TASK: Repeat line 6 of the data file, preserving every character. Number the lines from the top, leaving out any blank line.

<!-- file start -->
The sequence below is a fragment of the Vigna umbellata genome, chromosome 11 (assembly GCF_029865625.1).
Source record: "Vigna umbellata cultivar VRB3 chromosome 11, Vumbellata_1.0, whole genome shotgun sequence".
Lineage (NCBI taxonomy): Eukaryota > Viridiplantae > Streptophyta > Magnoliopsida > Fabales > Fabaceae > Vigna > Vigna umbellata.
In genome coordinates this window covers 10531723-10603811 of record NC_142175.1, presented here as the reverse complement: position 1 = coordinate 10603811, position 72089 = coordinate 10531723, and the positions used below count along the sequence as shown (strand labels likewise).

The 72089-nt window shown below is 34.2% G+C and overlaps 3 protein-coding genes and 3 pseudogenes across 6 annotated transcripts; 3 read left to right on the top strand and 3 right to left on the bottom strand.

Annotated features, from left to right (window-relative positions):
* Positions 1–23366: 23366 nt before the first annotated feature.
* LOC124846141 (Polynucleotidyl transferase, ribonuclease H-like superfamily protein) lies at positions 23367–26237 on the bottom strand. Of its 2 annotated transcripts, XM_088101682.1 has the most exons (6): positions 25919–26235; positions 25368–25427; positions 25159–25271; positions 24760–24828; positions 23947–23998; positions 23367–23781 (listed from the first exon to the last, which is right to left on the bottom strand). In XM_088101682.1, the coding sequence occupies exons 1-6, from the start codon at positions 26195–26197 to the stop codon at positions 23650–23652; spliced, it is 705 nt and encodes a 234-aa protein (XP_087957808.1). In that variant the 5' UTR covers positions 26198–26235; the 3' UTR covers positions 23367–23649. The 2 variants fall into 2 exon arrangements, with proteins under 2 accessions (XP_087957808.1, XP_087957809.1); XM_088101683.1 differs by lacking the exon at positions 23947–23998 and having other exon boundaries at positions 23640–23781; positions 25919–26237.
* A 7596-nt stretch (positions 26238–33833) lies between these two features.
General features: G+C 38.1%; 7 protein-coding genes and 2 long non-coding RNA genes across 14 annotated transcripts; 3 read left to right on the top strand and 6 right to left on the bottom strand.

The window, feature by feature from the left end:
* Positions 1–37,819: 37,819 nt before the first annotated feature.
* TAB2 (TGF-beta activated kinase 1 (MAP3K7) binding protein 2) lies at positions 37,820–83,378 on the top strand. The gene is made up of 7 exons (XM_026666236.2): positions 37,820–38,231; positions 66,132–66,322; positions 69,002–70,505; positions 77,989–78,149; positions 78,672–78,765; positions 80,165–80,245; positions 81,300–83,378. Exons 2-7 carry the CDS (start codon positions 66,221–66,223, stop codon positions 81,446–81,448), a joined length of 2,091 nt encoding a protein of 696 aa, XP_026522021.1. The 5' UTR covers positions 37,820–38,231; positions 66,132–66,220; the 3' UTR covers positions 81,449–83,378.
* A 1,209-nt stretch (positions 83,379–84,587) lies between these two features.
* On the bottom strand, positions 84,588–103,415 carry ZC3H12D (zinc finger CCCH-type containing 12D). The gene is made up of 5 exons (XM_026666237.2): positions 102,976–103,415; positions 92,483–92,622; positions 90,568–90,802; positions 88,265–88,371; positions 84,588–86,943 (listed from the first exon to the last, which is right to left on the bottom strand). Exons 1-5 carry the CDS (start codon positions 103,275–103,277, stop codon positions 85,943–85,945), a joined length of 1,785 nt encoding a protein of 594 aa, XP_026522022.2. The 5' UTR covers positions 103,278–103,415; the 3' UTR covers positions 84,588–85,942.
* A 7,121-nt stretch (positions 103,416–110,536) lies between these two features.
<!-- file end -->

Annotated features, from left to right (window-relative positions):